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Using Systems to Save Lives

	system graphic showing 7 interconnected circles in a hexagonal pattern with a center circle

Keeping the world safe from diseases requires the right people, surveillance, labs, public health organizations—and a way to manage and integrate these elements into effective systems. The Division of Global Health Protection (DGHP) and host country ministries are strengthening systems to prevent, detect, and respond to emerging disease threats quickly to prevent an epidemic.

Outbreaks not only threaten lives, but also threaten a country’s economic health—especially those with limited resources. Knowing that an outbreak overseas in a remote town can reach any United States city in just over a day, CDC is helping countries build better health systems. Our global work provides a critical public health platform to support the development of laboratories, surveillance systems, emergency operations centers (EOCs), and a trained workforce—all of which are part of the Global Health Security Agenda (GHSA).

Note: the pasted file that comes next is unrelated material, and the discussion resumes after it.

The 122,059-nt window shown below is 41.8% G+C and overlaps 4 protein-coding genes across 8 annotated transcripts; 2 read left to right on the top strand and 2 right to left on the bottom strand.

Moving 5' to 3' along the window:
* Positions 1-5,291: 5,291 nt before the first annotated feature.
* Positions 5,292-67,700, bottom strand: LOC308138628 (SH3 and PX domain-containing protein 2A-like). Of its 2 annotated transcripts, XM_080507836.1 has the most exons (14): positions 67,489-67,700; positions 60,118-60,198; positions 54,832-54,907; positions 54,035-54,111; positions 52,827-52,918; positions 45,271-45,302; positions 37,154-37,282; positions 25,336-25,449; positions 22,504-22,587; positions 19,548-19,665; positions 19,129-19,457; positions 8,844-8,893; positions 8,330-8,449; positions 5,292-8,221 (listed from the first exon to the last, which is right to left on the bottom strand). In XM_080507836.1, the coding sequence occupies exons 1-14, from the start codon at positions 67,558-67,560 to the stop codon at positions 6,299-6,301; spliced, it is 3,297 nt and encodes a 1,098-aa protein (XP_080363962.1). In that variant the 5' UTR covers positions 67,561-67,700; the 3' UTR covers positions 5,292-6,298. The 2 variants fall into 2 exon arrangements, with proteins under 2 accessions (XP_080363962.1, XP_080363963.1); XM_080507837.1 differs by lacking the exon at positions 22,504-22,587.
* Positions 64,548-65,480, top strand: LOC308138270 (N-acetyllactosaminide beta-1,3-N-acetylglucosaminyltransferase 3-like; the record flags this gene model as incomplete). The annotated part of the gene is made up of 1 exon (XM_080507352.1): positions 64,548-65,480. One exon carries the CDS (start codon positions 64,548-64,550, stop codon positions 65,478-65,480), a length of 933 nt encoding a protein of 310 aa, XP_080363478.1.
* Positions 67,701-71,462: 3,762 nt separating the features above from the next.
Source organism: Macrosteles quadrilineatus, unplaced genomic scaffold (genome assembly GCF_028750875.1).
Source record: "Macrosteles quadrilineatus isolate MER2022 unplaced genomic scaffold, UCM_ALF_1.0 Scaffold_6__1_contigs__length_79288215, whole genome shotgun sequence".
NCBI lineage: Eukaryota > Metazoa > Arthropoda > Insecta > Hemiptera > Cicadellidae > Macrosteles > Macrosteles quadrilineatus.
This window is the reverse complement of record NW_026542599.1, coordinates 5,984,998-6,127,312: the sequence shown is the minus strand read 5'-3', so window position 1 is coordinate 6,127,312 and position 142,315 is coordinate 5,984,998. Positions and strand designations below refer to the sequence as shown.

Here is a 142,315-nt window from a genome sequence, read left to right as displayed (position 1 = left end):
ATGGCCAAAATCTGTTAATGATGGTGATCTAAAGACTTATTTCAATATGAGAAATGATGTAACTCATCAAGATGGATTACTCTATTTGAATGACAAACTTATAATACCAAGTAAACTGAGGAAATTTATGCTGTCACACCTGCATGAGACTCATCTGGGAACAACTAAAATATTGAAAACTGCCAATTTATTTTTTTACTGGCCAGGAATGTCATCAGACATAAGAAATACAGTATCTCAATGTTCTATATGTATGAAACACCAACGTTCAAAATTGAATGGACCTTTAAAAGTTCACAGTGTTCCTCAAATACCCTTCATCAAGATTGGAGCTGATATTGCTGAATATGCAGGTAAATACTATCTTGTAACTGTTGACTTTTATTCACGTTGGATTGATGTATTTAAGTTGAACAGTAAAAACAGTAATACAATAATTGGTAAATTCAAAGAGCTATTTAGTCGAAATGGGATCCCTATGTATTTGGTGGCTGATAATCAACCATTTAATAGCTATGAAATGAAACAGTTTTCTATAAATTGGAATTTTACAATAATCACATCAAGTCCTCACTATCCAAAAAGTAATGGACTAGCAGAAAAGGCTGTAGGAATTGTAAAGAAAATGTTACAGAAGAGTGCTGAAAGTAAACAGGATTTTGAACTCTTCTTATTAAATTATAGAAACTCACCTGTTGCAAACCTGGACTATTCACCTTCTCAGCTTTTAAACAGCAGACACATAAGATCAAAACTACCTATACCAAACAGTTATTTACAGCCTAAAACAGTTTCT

Scientist at work in Kenyan laboratry. Source: © David Snyder/CDC Foundation
Scientist at work in Kenyan laboratory. Source: © David Snyder/CDC Foundation

This issue of Updates from the Field takes an up-close look at DGHP and partners’ efforts to enhance and build strong systems that improve a country’s capacity to respond to diseases within its borders.DGHP’s work to support global health security not only protects Americans from the devastation of the next outbreak, but also makes communities worldwide safer by stopping deadly diseases and other health threats in their tracks.


  • Working with countries to support a network of public health institutes across the globe
  • Creating cross-cutting laboratory systems that can quickly identify diseases close to the source
  • Strengthening the world’s ability to prevent, detect, and respond to health threats through implementing the Global Health Security Agenda